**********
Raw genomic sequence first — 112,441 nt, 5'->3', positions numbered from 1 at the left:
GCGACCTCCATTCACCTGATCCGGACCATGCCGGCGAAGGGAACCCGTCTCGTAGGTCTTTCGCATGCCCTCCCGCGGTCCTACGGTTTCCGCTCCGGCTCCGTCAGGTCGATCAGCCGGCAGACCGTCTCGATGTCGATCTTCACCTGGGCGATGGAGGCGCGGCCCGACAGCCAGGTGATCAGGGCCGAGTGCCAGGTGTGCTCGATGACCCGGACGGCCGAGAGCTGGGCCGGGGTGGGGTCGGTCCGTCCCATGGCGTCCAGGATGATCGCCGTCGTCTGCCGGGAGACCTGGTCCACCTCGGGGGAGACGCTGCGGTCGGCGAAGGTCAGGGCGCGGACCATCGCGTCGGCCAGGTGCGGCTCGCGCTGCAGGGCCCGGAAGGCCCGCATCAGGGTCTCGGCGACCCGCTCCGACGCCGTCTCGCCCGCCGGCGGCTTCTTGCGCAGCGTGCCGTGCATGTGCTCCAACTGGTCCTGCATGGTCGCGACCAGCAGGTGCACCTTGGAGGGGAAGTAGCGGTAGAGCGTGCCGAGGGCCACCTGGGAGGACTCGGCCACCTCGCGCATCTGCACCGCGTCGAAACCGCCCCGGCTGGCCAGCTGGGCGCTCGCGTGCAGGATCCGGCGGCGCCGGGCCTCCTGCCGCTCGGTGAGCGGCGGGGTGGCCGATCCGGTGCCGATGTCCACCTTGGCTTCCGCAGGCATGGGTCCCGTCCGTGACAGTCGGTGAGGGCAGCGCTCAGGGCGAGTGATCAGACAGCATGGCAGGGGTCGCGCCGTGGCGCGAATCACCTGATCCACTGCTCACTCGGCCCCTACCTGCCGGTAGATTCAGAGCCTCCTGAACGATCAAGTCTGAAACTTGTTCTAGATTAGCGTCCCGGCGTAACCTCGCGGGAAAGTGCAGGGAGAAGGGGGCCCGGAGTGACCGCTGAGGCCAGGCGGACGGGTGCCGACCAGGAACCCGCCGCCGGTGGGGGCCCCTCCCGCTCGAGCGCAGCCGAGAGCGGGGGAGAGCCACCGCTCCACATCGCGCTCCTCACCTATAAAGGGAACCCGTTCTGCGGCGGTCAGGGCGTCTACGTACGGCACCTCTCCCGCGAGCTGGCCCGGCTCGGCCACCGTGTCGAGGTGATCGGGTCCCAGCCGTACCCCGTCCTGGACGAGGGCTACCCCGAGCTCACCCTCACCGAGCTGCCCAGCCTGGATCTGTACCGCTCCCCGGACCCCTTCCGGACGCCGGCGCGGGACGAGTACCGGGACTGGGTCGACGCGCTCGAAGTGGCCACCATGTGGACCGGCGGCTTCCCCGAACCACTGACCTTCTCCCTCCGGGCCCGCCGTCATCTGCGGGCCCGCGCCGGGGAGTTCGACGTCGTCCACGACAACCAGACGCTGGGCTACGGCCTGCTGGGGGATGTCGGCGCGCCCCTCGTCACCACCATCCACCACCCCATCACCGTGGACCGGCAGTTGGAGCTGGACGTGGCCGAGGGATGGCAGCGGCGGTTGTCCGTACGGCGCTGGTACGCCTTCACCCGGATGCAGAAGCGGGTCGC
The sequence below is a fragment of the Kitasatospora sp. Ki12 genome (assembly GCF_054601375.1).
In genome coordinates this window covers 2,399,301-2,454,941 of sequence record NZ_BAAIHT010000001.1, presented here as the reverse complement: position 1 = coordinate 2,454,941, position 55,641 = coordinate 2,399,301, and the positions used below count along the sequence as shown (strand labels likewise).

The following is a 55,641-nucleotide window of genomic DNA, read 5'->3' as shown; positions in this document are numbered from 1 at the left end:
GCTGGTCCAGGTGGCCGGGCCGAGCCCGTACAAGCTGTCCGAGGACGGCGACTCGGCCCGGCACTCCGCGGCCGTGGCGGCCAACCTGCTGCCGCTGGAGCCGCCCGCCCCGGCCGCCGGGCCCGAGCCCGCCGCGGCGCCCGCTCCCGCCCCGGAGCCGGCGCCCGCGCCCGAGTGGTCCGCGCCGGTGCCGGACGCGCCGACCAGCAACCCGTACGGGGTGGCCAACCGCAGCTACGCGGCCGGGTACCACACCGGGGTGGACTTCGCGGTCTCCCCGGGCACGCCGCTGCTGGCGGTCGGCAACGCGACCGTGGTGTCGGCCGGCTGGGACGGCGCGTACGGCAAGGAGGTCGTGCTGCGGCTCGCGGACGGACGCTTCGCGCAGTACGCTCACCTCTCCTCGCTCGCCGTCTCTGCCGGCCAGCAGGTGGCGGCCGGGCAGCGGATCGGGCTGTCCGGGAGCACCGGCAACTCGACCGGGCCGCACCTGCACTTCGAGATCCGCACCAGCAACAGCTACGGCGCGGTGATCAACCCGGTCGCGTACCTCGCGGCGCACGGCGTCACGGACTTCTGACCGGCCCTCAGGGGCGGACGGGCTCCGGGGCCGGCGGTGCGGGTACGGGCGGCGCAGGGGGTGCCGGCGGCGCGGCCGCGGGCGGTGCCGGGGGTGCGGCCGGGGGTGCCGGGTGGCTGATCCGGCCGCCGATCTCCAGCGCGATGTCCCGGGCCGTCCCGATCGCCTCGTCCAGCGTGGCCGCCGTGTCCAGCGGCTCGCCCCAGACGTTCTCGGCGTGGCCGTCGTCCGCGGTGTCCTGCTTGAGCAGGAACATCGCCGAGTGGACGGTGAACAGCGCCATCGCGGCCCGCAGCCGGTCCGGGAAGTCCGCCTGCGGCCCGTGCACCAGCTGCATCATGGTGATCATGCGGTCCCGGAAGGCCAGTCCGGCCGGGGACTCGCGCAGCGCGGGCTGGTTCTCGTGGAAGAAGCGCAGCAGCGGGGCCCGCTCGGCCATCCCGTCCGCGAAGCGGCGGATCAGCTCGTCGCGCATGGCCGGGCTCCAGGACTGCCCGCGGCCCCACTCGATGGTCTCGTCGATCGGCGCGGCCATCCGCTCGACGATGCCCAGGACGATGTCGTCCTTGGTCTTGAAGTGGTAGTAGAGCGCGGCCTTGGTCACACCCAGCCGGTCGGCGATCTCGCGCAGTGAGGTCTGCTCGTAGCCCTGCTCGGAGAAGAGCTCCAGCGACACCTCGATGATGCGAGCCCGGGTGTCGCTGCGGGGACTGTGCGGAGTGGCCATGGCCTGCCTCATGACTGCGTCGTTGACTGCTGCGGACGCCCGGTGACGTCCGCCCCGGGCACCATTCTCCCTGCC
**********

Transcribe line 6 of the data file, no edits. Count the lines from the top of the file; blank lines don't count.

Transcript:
GCTGGTCCAGGTGGCCGGGCCGAGCCCGTACAAGCTGTCCGAGGACGGCGACTCGGCCCGGCACTCCGCGGCCGTGGCGGCCAACCTGCTGCCGCTGGAGCCGCCCGCCCCGGCCGCCGGGCCCGAGCCCGCCGCGGCGCCCGCTCCCGCCCCGGAGCCGGCGCCCGCGCCCGAGTGGTCCGCGCCGGTGCCGGACGCGCCGACCAGCAACCCGTACGGGGTGGCCAACCGCAGCTACGCGGCCGGGTACCACACCGGGGTGGACTTCGCGGTCTCCCCGGGCACGCCGCTGCTGGCGGTCGGCAACGCGACCGTGGTGTCGGCCGGCTGGGACGGCGCGTACGGCAAGGAGGTCGTGCTGCGGCTCGCGGACGGACGCTTCGCGCAGTACGCTCACCTCTCCTCGCTCGCCGTCTCTGCCGGCCAGCAGGTGGCGGCCGGGCAGCGGATCGGGCTGTCCGGGAGCACCGGCAACTCGACCGGGCCGCACCTGCACTTCGAGATCCGCACCAGCAACAGCTACGGCGCGGTGATCAACCCGGTCGCGTACCTCGCGGCGCACGGCGTCACGGACTTCTGACCGGCCCTCAGGGGCGGACGGGCTCCGGGGCCGGCGGTGCGGGTACGGGCGGCGCAGGGGGTGCCGGCGGCGCGGCCGCGGGCGGTGCCGGGGGTGCGGCCGGGGGTGCCGGGTGGCTGATCCGGCCGCCGATCTCCAGCGCGATGTCCCGGGCCGTCCCGATCGCCTCGTCCAGCGTGGCCGCCGTGTCCAGCGGCTCGCCCCAGACGTTCTCGGCGTGGCCGTCGTCCGCGGTGTCCTGCTTGAGCAGGAACATCGCCGAGTGGACGGTGAACAGCGCCATCGCGGCCCGCAGCCGGTCCGGGAAGTCCGCCTGCGGCCCGTGCACCAGCTGCATCATGGTGATCATGCGGTCCCGGAAGGCCAGTCCGGCCGGGGACTCGCGCAGCGCGGGCTGGTTCTCGTGGAAGAAGCGCAGCAGCGGGGCCCGCTCGGCCATCCCGTCCGCGAAGCGGCGGATCAGCTCGTCGCGCATGGCCGGGCTCCAGGACTGCCCGCGGCCCCACTCGATGGTCTCGTCGATCGGCGCGGCCATCCGCTCGACGATGCCCAGGACGATGTCGTCCTTGGTCTTGAAGTGGTAGTAGAGCGCGGCCTTGGTCACACCCAGCCGGTCGGCGATCTCGCGCAGTGAGGTCTGCTCGTAGCCCTGCTCGGAGAAGAGCTCCAGCGACACCTCGATGATGCGAGCCCGGGTGTCGCTGCGGGGACTGTGCGGAGTGGCCATGGCCTGCCTCATGACTGCGTCGTTGACTGCTGCGGACGCCCGGTGACGTCCGCCCCGGGCACCATTCTCCCTGCC